(If you look hard enough, you can see the Château de Chillon on the left)
We passed Montreux many times during our trip around Switzerland. It’s located on the edge of Lake Geneva, so many times, we’d catch a glimpse of the rising sun behind the backdrop of hazy mountains and lake with vineyards cascading below us. Those moments were seriously amongst the most beautiful I’ve witnessed.
We didn’t spend much time in Montreux- there’s not much to do here. It’s like a fairytale land. There’s mountains and mountains, a never ending lake, and a medieval château (Château de Chillon). Against all of that, life goes on. There’s a sweeping bridge overlooking all this scenery above the lake, where cars roar by on the highway. And across the lake, the street is littered with restaurants.
We arrived to Montreux around 11am from Davos, which was a long and exhausting ride. We left around 5am from the hotel, boarded a 6am-ish train, and rode through dusk. By the time we got to Montreux, the fog was just about done clearing from the lake. I felt as if I was in some far away land.
From the train station, the walk to the château is roughly 40 minutes. Factor in picture taking, and it’ll take you a good hour. As we were walking, they were laying down these plastic white looking mats on the ground. We found out they were for dry skiing! How awesome is that?
Unfortunately, it was in Montreux where I topped the capacity out of my 2gb memory card. I would later lose my camera with all the photos from the walk to the castle. Such a shame…
Before we started off on this walk, we searched for a place to eat. It took awhile but we ended up settling on this quite upscale bistro, Confiserie Zurcher. By far, the meal I had here was the best on the trip, and perhaps top 3 in all of my European travels.
Zurcher is not completely a “confiserie,” which translates to “sweets shop” in French. There’s a cafe attached to the restaurant where they sell little pastries/sandwiches and supposedly, it doubles as a tea-room. The cafe is actually alot bigger than the restaurant; we were amongst the few that dined in the restaurant part.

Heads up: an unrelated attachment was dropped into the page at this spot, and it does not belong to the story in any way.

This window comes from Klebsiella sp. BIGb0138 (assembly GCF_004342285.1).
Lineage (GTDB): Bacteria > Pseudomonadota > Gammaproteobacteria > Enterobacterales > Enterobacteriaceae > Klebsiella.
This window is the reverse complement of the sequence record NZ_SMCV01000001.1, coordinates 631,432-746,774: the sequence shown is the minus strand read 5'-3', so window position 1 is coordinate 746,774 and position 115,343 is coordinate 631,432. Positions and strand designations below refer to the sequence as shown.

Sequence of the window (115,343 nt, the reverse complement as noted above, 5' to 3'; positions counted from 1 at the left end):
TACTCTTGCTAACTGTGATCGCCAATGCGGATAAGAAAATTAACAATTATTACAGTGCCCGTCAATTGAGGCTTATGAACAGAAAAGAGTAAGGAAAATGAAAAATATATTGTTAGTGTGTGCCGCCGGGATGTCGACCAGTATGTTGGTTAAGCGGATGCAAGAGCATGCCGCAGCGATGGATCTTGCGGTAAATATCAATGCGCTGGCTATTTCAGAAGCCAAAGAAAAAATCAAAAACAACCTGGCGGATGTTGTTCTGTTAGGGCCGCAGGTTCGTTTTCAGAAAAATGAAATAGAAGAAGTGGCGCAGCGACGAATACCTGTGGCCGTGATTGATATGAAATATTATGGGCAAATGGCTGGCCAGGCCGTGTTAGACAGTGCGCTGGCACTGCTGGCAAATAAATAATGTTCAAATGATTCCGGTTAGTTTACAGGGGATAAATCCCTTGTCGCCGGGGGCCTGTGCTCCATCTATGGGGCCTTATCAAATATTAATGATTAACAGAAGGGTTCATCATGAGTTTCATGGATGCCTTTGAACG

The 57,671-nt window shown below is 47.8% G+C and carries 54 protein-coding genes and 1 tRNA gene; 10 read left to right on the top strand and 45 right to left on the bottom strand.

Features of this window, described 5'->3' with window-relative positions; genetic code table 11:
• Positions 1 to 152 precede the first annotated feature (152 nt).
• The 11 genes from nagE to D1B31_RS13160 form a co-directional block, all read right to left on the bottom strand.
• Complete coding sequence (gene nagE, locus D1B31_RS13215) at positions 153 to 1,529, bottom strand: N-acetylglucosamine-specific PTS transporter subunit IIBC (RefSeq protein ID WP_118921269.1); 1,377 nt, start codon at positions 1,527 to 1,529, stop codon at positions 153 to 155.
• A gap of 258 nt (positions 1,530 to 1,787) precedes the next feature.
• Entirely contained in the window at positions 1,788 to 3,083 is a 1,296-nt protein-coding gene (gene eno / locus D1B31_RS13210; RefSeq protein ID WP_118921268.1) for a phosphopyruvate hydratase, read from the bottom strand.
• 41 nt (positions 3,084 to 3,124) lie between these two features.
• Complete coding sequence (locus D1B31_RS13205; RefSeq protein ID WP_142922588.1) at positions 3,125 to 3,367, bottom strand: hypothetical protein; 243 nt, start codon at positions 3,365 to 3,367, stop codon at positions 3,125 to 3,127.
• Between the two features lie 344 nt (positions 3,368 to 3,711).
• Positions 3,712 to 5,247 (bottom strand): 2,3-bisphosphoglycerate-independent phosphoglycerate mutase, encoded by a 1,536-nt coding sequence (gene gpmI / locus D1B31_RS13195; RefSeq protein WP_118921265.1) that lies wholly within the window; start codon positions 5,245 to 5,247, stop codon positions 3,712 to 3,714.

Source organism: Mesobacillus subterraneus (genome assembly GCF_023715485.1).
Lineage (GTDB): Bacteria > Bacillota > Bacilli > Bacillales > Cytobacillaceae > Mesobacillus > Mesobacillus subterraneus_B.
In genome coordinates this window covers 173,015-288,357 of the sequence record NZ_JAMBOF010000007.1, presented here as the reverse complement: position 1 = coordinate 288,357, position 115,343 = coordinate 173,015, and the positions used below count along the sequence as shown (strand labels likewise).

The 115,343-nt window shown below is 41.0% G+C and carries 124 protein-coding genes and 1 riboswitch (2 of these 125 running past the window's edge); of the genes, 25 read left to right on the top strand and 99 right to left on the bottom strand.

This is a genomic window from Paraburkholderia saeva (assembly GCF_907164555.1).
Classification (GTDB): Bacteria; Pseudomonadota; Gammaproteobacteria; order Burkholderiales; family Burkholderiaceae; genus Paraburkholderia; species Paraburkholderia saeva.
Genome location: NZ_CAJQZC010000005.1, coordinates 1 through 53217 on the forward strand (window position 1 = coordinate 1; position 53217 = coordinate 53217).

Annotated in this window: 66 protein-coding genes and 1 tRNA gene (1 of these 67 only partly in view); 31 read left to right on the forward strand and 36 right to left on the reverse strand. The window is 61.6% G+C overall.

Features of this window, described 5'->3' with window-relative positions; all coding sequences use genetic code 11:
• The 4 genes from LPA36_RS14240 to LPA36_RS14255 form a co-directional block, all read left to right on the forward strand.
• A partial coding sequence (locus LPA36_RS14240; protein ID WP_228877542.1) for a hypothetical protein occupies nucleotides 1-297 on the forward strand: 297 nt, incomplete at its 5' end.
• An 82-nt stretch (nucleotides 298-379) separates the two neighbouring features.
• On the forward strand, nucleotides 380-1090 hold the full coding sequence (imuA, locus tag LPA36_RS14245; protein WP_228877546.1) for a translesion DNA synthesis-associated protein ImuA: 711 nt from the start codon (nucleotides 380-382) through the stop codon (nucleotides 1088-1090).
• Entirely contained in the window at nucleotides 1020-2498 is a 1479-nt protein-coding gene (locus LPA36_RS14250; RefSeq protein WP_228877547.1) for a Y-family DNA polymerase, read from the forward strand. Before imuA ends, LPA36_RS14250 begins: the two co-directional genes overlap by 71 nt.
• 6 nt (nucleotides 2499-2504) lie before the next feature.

The one problem with Montreux is that fewer people speak English. This was most apparent when our server gave us the menu (completely in French) and spoke to us in French (despite our glaringly obvious touristy appearance. I mean, I was carrying a giant backpack…). We asked for him to translate several things, which of course he couldn’t. So, he resulted to drawing.
(That’s supposed to be a deer for venison)
The bread was disappointing. It was dry and hard. There was no butter either. Luckily, their mains are much better.
Roast Beef (CHF 19)
By that price tag, you can conclude that this was NOT a cheap place by any means. And while I had the most delectable venison dish I can ever remember, the same could not be said for the rest of my group. Gurpreet and Antara had a quiche which was a whopping CHF 15 (I doubt any quiche can command a CFH 15 price tag). Diana’s roast beef seemed pretty decent, though CHF 19 is quite a hefty price tag too. I liked the tartar that was served with the roast beef, but cold meat is not really my cup of tea.
Venison with brussel sprouts, pickled cabbage potatoes, and dried apricots (CHF 28)
Now, enter the venison, which was considered a splurge at over $30 for a single dish. But I figured- everything else on the menu was just as expensive, if not even more, so I might as well enjoy myself. When the dish came out, it was ginormous. There were roughly 5 cuts of venison (which for a girl is more than plenty) that came beautifully garnished. If I remember correctly, the vension was cooked in this sweet red wine sauce that made the meat oh so juicy and tender.
For the sides, they successfully intertwined sweet with salty. There were brussel sprouts with bits of fried bacon sprinkled in between, roasted cherries that separated the chestnuts on the pickled red cabbage (which tasted suprisingly sweet) and of course, some jam on top of potato. You know, I could very well be making all of this up since I had NO idea what the menu said and I have a habit of mistaking one food item for another. All I remember was that this dish was THE BOMB, and I could have died happy right then and there.
If for some reason you’re in Montreux (and I doubt it because it’s not exactly the most touristy spot to travel to in Switzerland), I highly recommend you to go to Zurcher and hunt down this dish. It came on the “daily specials” menu, so perhaps you should visit in late November, which is when we did.